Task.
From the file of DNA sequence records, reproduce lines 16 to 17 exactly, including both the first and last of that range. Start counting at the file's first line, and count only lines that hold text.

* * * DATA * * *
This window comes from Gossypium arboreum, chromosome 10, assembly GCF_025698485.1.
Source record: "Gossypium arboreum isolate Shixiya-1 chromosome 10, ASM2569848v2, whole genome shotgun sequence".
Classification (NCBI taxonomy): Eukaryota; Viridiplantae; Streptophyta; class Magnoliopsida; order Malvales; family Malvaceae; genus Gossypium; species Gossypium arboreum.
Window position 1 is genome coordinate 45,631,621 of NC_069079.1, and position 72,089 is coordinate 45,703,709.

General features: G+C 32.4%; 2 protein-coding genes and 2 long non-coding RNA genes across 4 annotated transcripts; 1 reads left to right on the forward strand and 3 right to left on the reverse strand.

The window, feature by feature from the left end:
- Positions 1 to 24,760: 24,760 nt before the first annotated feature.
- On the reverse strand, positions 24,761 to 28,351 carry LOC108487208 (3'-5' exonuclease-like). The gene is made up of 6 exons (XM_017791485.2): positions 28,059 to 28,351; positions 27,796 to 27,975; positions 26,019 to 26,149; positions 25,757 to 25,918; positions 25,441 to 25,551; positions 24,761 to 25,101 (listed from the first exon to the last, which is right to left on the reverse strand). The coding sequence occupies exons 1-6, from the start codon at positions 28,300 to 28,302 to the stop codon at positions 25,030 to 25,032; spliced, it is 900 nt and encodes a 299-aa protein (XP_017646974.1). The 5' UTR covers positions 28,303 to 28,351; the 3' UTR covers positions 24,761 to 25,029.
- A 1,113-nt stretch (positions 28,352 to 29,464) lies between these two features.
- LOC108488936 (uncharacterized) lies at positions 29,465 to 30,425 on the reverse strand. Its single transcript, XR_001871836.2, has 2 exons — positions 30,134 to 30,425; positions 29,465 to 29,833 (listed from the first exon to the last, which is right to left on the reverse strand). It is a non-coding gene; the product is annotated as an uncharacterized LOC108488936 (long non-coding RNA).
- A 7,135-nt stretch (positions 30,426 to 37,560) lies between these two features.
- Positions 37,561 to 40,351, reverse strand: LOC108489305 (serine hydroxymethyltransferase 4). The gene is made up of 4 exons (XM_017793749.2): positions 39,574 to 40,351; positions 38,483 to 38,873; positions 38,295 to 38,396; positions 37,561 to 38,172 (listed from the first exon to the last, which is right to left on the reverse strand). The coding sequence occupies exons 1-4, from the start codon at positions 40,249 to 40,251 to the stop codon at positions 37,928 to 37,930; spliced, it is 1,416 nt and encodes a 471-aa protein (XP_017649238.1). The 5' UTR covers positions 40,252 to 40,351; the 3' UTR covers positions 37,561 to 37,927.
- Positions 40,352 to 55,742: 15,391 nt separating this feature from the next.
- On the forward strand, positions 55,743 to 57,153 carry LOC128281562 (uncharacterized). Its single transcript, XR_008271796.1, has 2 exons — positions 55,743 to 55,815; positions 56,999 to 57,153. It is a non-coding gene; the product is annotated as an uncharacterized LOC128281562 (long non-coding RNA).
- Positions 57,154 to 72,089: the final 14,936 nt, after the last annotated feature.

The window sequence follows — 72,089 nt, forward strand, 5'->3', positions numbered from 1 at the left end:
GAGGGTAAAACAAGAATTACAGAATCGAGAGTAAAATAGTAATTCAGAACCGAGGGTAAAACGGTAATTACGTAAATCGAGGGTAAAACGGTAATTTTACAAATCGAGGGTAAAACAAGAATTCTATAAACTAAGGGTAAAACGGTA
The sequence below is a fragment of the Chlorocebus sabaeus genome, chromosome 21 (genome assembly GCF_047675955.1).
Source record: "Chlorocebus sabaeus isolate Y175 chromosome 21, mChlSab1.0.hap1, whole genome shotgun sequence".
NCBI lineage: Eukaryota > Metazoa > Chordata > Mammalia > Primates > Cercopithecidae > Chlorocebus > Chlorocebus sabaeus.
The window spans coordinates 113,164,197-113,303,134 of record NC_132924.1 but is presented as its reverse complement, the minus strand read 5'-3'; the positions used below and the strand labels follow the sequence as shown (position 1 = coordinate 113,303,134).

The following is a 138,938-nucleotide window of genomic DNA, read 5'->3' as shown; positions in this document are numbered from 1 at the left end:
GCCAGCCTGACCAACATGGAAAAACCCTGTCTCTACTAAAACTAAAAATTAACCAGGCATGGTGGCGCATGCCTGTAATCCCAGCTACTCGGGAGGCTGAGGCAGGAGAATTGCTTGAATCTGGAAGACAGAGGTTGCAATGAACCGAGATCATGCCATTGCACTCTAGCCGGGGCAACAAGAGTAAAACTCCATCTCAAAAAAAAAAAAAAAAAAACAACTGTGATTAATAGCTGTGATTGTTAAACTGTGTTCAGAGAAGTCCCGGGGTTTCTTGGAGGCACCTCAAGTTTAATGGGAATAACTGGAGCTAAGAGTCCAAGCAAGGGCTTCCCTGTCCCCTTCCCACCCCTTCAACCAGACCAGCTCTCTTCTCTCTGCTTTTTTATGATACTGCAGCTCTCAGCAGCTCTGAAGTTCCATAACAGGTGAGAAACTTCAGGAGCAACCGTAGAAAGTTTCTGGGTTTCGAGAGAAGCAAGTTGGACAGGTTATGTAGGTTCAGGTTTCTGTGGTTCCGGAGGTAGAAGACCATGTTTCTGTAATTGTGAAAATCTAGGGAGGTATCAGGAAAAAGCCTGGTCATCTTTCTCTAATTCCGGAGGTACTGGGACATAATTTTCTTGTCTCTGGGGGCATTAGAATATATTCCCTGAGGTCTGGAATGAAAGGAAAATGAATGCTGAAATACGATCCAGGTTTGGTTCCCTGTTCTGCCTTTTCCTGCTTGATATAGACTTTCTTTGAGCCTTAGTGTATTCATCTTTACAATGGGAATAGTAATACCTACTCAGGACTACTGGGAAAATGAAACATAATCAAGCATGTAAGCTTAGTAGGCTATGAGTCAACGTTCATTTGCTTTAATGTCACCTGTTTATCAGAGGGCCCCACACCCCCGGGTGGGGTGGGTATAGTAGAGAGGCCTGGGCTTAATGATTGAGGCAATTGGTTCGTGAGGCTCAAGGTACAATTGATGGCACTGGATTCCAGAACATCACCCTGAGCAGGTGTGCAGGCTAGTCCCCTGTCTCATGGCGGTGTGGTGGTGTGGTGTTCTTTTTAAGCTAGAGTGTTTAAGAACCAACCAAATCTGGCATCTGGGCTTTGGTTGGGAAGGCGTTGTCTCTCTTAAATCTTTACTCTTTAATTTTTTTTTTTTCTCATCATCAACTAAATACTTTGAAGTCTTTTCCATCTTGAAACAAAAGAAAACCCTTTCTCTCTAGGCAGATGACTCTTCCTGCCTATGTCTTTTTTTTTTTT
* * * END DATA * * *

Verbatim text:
The window sequence follows — 72,089 nt, forward strand, 5'->3', positions numbered from 1 at the left end:
GAGGGTAAAACAAGAATTACAGAATCGAGAGTAAAATAGTAATTCAGAACCGAGGGTAAAACGGTAATTACGTAAATCGAGGGTAAAACGGTAATTTTACAAATCGAGGGTAAAACAAGAATTCTATAAACTAAGGGTAAAACGGTA